DANIEL CROOKS: BOUNDARY CONDITIONS
Boundary Conditions is an ambitious video work that seamlessly weaves together an alternate world […]Read More
In Still Life, imagination and empirical observation unite in contemplation of life’s interconnectedness. Exquisite drawings and models from the University of Melbourne’s Herbarium collection represent artistic and scientific traditions in which natural organisms are depicted in isolation from their environment. These teaching tools contrast with contemporary artworks by eleven artists that celebrate the complexities of nature, emphasising interdependence and shifting states of being.
Focusing on symbiotic relationships and interspecies entanglements, these artworks consider the underground mycelial networks that connect forests, the giant termite mounds that provide a home for mutualistic communities, and the microorganisms that inhabit human bodies and are integral to our existence.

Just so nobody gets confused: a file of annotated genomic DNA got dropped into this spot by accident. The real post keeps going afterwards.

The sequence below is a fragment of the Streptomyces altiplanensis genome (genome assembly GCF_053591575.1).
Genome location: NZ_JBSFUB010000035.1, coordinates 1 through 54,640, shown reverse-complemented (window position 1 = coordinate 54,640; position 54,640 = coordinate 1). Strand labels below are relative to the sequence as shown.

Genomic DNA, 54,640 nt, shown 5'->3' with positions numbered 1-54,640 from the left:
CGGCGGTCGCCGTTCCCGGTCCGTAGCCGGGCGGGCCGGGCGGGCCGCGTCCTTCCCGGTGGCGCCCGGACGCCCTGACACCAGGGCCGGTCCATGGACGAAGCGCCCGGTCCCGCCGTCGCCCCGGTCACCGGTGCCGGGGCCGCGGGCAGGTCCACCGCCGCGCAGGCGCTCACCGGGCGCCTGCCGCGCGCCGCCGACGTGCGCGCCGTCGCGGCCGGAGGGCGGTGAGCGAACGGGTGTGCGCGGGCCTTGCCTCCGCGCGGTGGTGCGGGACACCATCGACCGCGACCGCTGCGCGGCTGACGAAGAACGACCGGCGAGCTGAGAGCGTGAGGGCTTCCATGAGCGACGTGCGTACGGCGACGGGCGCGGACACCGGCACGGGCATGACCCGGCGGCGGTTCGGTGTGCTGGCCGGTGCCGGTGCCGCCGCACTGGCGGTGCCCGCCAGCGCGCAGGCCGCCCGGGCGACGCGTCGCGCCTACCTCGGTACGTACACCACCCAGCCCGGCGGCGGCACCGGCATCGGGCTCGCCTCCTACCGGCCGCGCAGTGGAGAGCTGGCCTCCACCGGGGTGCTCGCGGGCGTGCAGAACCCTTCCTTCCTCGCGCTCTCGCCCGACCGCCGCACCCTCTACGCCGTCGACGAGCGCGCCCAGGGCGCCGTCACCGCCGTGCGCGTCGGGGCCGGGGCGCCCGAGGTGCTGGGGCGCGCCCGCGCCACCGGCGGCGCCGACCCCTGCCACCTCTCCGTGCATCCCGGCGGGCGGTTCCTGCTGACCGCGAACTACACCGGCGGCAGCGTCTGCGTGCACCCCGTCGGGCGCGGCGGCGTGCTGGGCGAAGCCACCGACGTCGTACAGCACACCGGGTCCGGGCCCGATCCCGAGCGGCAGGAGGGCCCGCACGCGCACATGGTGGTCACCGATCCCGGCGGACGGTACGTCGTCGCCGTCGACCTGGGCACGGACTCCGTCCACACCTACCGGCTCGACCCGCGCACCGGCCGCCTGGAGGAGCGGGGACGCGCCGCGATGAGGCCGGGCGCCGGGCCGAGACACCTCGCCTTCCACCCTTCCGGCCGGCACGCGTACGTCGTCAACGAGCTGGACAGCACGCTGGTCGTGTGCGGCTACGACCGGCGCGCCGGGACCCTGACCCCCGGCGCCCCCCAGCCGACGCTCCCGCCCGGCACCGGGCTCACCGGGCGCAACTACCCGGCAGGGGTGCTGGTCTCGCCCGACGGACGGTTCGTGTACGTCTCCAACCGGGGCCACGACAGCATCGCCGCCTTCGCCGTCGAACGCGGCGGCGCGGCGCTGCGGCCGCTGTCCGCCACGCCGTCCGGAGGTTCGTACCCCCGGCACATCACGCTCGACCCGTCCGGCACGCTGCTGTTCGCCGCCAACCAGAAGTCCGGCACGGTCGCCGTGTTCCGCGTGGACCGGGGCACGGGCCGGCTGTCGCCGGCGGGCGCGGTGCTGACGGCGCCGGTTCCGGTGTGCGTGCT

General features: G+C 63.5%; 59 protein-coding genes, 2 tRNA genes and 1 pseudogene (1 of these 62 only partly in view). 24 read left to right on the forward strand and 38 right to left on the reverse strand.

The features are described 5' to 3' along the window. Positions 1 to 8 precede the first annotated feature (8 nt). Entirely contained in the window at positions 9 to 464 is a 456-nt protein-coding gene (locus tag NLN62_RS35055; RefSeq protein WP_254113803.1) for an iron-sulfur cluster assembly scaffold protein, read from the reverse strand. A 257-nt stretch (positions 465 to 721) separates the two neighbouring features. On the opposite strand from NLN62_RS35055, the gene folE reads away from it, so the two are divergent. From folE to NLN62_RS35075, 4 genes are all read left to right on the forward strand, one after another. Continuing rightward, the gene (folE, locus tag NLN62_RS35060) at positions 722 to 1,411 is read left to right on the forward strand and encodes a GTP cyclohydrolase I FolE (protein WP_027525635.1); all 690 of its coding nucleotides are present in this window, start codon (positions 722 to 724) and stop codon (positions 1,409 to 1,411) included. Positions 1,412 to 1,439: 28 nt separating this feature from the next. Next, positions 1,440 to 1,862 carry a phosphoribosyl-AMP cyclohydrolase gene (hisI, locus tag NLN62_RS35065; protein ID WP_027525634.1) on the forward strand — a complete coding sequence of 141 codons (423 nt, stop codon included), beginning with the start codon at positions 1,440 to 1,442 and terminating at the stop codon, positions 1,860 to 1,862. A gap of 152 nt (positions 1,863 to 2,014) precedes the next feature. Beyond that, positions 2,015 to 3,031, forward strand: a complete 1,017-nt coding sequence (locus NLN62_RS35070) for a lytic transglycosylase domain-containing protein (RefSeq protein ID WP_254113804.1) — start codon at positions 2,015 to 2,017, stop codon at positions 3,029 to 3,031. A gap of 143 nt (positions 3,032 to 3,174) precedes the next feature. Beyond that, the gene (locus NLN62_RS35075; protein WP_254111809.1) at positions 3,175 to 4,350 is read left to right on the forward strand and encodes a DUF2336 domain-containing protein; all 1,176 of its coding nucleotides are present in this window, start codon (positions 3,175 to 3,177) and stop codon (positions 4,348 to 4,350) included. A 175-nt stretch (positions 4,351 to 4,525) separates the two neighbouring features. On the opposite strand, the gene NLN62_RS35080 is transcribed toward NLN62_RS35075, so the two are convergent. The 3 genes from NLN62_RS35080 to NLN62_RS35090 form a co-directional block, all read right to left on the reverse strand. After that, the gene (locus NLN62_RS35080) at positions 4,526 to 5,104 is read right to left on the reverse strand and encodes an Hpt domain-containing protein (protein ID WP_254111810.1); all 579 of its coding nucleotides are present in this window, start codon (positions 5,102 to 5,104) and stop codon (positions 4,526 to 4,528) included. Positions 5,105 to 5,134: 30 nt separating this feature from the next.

Angelica Mesiti is one of 11 artists in Still Life. Her work Over the Air and Underground, 2020, originally commissioned by the Busan Biennale 2020, turns her exploration of communication and translation to forest communication, carried through the living systems beneath our feet and through the air around us. In the root structures and growth networks beneath forests, as well as through airborne processes, plant life is known to communicate – to share information about threats and pests, and to even distribute sugar to enable the survival of ‘the community’, which forester and author Peter Wohlleben calls ‘social security’. Like Dutch vanitas paintings of old – still life paintings reminding viewers of mortality – Over the Air and Underground is a meditative encounter that reminds us we are not separate from the world around us.